President Bush, shadowed in Europe by a pressing concern back in Washington, said Wednesday he will not select a Supreme Court nominee based on his or her views on abortion or other hot-button political issues.

He urged senators to act "in a dignified way" in what is expected to be a contentious battle over confirming his first nominee to the nation's highest court.

Bush visited this Scandinavian nation to thank Danes for sending troops to Iraq (search) and Afghanistan (search). He strongly defended his decisions on Iraq, climate change, imprisoned terrorism suspects and aid to Africa — all of which have made him unpopular in Europe.

"I understand that people aren't going to agree with decisions I make," Bush said as he stood alongside Danish Prime Minister Anders Fogh Rasmussen outside a white mansion that serves as his official summer residence. "I truly believe we're laying the foundation for peace."

Bush traveled to Gleneagles, Scotland, later Wednesday for a summit with leaders of other wealthy nations. But first he met with Bono (search), the rock star who has made aid to Africa his major cause, and planned a bike ride around the sprawling resort where other Group of Eight (search) leaders were gathering.

Bush made his fourth trip to Europe this year just days after Supreme Court Justice Sandra Day O'Connor (search) announced her retirement. The president said that as he reviews candidates to replace her, "I'll try to assess their character, their interests."

Bush said he would have no "litmus test" that disqualifies candidates because of their opinions on abortion and gay marriage.

"I'll pick people who, one, can do the job, and people who are honest, people who are bright and people who will strictly interpret the Constitution and not use the bench to legislate from," Bush said.

Bush spent a few hours reviewing material on more than a half dozen potential replacements for O'Connor on the flight to Denmark. He has said he will spend a few weeks narrowing a list of candidates and then interviewing some, and his goal is to see a new justice in place by the time the court begins its new term in October.

"I will take my time," Bush said. "I will be thorough in my investigation."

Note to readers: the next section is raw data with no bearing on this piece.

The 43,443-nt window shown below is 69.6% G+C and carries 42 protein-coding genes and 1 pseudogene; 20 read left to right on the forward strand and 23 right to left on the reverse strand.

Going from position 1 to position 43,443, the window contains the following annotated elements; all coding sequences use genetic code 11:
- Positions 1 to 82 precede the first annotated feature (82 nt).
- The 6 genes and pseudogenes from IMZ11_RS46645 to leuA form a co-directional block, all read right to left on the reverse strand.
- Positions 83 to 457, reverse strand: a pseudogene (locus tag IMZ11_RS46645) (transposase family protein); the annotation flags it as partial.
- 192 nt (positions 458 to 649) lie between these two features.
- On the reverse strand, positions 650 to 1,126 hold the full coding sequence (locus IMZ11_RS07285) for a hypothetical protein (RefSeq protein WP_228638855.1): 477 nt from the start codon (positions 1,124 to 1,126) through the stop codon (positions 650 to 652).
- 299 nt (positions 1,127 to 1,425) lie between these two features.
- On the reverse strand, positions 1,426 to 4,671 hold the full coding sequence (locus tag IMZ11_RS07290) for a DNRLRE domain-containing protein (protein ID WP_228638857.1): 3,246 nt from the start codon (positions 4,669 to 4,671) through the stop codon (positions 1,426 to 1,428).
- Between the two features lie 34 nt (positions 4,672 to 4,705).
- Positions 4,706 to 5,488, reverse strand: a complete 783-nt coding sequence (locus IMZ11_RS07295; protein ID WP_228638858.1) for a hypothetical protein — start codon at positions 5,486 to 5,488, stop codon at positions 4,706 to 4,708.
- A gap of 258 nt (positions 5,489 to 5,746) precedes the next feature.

Meanwhile, Senate Democratic Leader Harry, D-Nev., said Attorney General Alberto Gonzales is qualified to sit on the Supreme Court, but added he didn't know whether Gonzales was assured of an "easy way through" to Senate confirmation. Gonzales, a longtime friend of Bush, often is mentioned as a potential nominee for the high court.

Bush spent a few hours reviewing material on more than a half dozen potential replacements for O'Connor on the flight to Denmark. He has said he will spend a few weeks narrowing a list of candidates and then interviewing some, and his goal is to see a new justice in place by the time the court begins its new term in October.

Bush bristled at criticism of Gonzales. Conservatives said they aren't convinced his beliefs on affirmative action and abortion are far enough to the right for their liking.

"I don't like it when a friend gets criticized," Bush said. "I'm loyal to my friends.

"And all the sudden this fella, who is a good public servant and a really fine person, is under fire," Bush said. "And so do I like it? No, I don't like it. At all."

Bush spent his 59th birthday here to thank Denmark for the several hundred troops the Scandinavian nation has contributed to the U.S.-led fighting in Iraq and Afghanistan.

Outside Fredensborg Palace, where Bush had lunch with Queen Margrethe II (search) and her husband, a group of people held small U.S. and Danish flags -- and a large banner proclaiming, "Happy Birthday George." A smaller group held several protest banners urging U.S. and Danish withdrawal from Iraq and "Peace."

Fogh Rasmussen said the Danes were glad to help with both missions.

"We share the belief that freedom is universal and we share the belief that in the struggle between democracy and dictatorship you cannot stay neutral," the prime minister said.

After lunch with Queen Margrethe and about 50 other guests, Bush headed for the summit in Scotland where discussion about the world's changing climate and aid to Africa were at the top of the agenda.

Bush said he is proud of his administration's tripling of U.S. aid to Africa, and his decision to double aid again by 2010. But his pledge still falls short of the commitment sought by British Prime Minister Tony Blair, the summit host.

On climate change, Bush said warming temperatures are partly caused by manmade emissions. But he renewed his objection to the international Kyoto Protocol that mandates certain reductions.

"I think there's a better way forward," Bush said. "I would call it the post-Kyoto era, where we can work together to share technologies, to control greenhouse gases as best as possible."